Ward v. Barnes & Noble, Inc. et al
MEMORANDUM OPINION AND ORDER re: 41 MOTION for Reconsideration re; 38 Memorandum & Opinion, filed by Patrick Blindauer, Sterling Publishing Co., Inc., Barnes & Noble, Inc., Francis Heaney: For the foregoing r easons, Defendants' motion for reconsideration is DENIED. Pursuant to the Court's Order of March 4, 2015 (Docket No. 44), the parties' Joint Pretrial Order and related materials - the substance of which are outlined in the C ourt's summary judgment opinion, see Ward I, 2015 WL 765833, at *11, and the Court's Individual Rules and Practices - are due twenty-one days from the date of this Memorandum Opinion & Order. Unless the Court orders otherwise for goo d cause shown, the parties shall be ready for trial two weeks thereafter. And finally, if the parties are interested in a referral to Magistrate Judge Maas for settlement purposes, they shall so advise the Court by joint letter as soon as possible. The Clerk of Court is directed to terminate Docket No. 41. (Signed by Judge Jesse M. Furman on 3/30/2015) (tn)
UNITED STATES DISTRICT COURT
SOUTHERN DISTRICT OF NEW YORK
MICHAEL WARD, d/b/a BRAINTEASER
BARNES & NOBLE, INC., et al.,
JESSE M. FURMAN, United States District Judge:
By Opinion and Order entered February 23, 2015, this Court denied in part and granted in
part the motion for summary judgment of Defendants Barnes & Noble, Inc., Sterling Publishing
Co., Inc. (“Sterling”), Francis Heaney, and Patrick Blindauer (collectively, “Defendants”) with
respect to Plaintiff Michael Ward’s claims for copyright infringement and trade dress
infringement (along with related state law claims). See Ward v. Barnes & Noble, Inc., No. 13CV-7851 (JMF), — F. Supp. 3d —, 2015 WL 765833 (S.D.N.Y. Feb. 23, 2015) (“Ward I”).
Plaintiff, in relevant part, alleged that Defendants — who, pursuant to a series of publishing
agreements between the parties, published a “Scratch and Solve” series styled on the age-old
game Hangman under Plaintiff’s name, and registered copyrights to the same in Plaintiff’s name
— infringed Plaintiff’s U.S. copyrights and a New Zealand copyright through their publication
of similar books under others’ names. The Court granted summary judgment with respect to
Plaintiff’s claims that (1) Defendants infringed his New Zealand copyright and (2) illustrations
and artwork published by Defendants infringed his U.S. copyrights, but denied summary
judgment with respect to Plaintiff’s claim that instructions in the books published by Defendants
infringed his U.S. copyrights (the “Instructions Claim”). Defendants now move for partial
reconsideration of the Court’s Opinion and Order, arguing that the Court should have also
granted Defendants’ motion for summary judgment with respect to the Instructions Claim.
(Docket No. 41). Upon careful consideration of the parties’ submissions and the summary
judgment record, Defendants’ motion is DENIED. 1
Motions for reconsideration are governed by Rule 59(e) of the Federal Rules of Civil
Procedure and Local Civil Rule 6.3, which are meant to “ensure the finality of decisions and to
prevent the practice of a losing party examining a decision and then plugging the gaps of a lost
motion with additional matters.” Medisim Ltd. v. BestMed LLC, No. 10-CV-2463 (SAS), 2012
WL 1450420, at *1 (S.D.N.Y. Apr. 23, 2012) (internal quotation marks omitted). “A district
court has broad discretion in determining whether to grant a motion [for reconsideration].”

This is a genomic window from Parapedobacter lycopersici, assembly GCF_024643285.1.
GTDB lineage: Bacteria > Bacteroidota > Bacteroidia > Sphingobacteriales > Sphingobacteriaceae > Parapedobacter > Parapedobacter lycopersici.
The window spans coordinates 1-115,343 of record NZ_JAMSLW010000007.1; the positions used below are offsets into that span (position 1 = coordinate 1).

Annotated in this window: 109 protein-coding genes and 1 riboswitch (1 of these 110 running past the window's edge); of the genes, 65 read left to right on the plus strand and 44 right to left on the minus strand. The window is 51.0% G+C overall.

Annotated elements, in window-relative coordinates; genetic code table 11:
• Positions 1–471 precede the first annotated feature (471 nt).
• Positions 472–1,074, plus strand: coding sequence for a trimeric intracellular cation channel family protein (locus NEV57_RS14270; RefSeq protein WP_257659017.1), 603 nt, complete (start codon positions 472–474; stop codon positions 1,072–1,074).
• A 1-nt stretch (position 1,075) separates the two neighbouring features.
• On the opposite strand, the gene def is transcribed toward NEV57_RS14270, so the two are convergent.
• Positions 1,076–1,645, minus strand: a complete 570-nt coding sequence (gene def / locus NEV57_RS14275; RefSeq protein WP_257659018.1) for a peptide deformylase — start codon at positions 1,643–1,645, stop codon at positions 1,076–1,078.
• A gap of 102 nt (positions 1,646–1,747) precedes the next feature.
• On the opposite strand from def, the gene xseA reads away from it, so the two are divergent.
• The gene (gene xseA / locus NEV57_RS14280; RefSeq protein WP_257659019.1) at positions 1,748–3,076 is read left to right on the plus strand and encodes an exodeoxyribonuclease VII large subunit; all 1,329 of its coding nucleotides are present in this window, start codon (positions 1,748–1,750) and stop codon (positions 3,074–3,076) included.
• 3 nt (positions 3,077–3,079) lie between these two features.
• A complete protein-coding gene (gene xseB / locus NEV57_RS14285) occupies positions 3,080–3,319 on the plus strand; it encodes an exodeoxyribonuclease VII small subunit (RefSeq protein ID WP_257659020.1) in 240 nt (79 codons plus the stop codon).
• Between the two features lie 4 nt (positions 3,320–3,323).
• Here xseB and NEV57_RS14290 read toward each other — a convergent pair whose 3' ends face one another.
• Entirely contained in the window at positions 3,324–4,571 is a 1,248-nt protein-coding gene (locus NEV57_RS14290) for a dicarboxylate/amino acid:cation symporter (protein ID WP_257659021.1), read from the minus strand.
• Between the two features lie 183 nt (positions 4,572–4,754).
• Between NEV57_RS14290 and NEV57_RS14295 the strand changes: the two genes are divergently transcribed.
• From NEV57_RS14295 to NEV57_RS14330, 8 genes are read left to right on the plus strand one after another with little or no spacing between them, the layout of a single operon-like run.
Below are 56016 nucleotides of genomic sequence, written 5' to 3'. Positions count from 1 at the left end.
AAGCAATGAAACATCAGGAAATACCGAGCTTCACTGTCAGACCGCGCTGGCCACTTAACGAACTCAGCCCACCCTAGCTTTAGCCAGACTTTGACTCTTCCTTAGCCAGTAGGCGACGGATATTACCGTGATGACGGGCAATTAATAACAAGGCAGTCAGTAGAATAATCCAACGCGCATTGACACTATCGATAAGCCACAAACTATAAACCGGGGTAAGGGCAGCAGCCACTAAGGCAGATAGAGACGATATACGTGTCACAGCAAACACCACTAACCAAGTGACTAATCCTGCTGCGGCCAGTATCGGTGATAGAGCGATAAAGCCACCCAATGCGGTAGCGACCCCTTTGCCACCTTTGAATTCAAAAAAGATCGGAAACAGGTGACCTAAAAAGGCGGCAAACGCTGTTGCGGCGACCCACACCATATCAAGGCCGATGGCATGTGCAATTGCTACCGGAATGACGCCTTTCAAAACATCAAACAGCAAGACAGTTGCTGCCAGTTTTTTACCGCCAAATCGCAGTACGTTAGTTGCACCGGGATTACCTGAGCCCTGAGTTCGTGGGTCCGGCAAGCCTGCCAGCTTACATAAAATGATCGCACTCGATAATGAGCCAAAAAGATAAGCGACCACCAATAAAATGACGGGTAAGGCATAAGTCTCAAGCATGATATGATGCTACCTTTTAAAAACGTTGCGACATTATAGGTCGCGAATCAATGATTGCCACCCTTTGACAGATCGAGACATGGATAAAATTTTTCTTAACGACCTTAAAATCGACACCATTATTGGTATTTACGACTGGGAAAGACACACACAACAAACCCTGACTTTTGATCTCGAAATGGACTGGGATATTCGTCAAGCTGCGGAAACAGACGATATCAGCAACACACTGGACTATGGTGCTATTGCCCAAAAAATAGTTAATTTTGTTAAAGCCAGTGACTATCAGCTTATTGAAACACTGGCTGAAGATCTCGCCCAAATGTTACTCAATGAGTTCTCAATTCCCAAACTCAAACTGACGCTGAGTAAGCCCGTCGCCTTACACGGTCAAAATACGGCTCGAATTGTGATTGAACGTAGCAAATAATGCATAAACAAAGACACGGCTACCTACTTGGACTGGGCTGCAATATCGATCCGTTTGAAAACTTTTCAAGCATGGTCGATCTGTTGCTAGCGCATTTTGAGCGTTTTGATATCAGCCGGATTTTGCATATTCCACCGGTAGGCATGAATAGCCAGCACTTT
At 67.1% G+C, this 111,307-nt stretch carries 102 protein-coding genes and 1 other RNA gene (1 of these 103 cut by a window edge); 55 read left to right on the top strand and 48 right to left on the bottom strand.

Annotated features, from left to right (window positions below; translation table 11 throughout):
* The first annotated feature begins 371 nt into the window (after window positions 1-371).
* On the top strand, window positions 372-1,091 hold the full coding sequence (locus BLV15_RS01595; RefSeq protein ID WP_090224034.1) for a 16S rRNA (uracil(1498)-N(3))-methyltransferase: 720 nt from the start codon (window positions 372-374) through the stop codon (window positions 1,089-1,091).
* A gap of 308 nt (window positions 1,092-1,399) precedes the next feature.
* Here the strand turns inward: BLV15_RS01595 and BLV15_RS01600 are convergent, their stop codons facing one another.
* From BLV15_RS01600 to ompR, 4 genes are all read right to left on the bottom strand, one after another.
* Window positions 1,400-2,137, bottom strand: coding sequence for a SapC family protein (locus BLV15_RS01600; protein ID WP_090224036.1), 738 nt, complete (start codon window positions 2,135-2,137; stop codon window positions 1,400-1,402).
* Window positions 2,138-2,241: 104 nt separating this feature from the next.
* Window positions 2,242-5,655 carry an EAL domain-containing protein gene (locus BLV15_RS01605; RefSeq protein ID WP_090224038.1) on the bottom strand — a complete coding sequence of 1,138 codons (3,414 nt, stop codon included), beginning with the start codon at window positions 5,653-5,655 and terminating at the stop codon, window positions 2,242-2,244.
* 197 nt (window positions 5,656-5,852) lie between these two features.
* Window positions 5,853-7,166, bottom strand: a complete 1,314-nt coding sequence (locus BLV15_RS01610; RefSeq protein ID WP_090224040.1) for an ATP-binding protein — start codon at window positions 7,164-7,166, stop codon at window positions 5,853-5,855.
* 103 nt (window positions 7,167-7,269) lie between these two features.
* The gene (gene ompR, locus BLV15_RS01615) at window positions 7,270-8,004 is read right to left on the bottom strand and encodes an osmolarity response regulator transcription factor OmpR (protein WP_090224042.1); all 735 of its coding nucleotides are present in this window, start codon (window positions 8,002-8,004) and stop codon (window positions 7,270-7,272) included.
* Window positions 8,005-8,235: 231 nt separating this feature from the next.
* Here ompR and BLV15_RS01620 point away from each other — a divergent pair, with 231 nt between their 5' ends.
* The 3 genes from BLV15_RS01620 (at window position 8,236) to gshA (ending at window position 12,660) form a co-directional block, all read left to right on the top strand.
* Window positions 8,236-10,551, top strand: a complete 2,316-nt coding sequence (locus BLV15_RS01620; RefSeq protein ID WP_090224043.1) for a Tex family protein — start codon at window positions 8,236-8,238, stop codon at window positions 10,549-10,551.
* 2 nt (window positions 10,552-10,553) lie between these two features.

Baker v. Dorfman, 239 F.3d 415, 427 (2d Cir. 2000). Such a motion “is appropriate where ‘the
moving party can point to controlling decisions or data that the court overlooked — matters, in
other words, that might reasonably be expected to alter the conclusion reached by the court.’”
Medisim, 2012 WL 1450420, at *1 (quoting In re BDC 56 LLC, 330 F.3d 111, 123 (2d Cir.
2003)). “‘The major grounds justifying reconsideration are an intervening change in controlling
law, the availability of new evidence, or the need to correct a clear error or prevent manifest
injustice.’” Terra Sec. ASA Konkursbo v. Citigroup, Inc., 820 F. Supp. 2d 558, 560 (S.D.N.Y.
2011) (quoting Virgin Atl. Airways, Ltd. v. Nat’l Mediation Bd., 956 F.2d 1245, 1255 (2d Cir.
In conjunction with his opposition to Defendants’ motion, Plaintiff submitted a
declaration with attached exhibits. (Docket No. 45). Local Civil Rule 6.3 makes clear, however,
that on a motion for reconsideration, “[n]o affidavits shall be filed by any party unless directed
by the Court.” Local Civ. R. 6.3. As the Court did not request affidavits — and its review on a
motion for reconsideration is, as the Rule indicates (and for good reason), generally limited to
the record that was before it on the original motion — the Court will not consider Plaintiff’s
declaration or the attached exhibits.
1992)). It is well established that the rules permitting motions for reconsideration must be
“narrowly construed and strictly applied so as to avoid repetitive arguments on issues that have
been considered fully by the [C]ourt.” United States v. Treacy, No. 08-CR-0366 (RLC), 2009
WL 47496, at *1 (S.D.N.Y. Jan. 8, 2009) (internal quotation marks omitted).
Applying those standards here, Defendants’ motion fails. Defendants argue first that
reconsideration is warranted because the Court’s denial of summary judgment with respect to the
Instructions Claim conflicts with its “own factual finding that it was Sterling that had created
and contributed the instructions” in the “Scratch and Solve” series. (Mem. Law Supp. Defs.’
Mot. Partial Reconsideration Court’s Feb. 23, 2015 Op. & Order (Docket No. 42) (“Defs.’
Mem.”) 2; see also Defs.’ Reply Mem. Law Further Supp. Mot. Partial Reconsideration (Docket
No. 50) (“Defs.’ Reply Mem.”) 1). But the Court made no such finding; instead, it found that the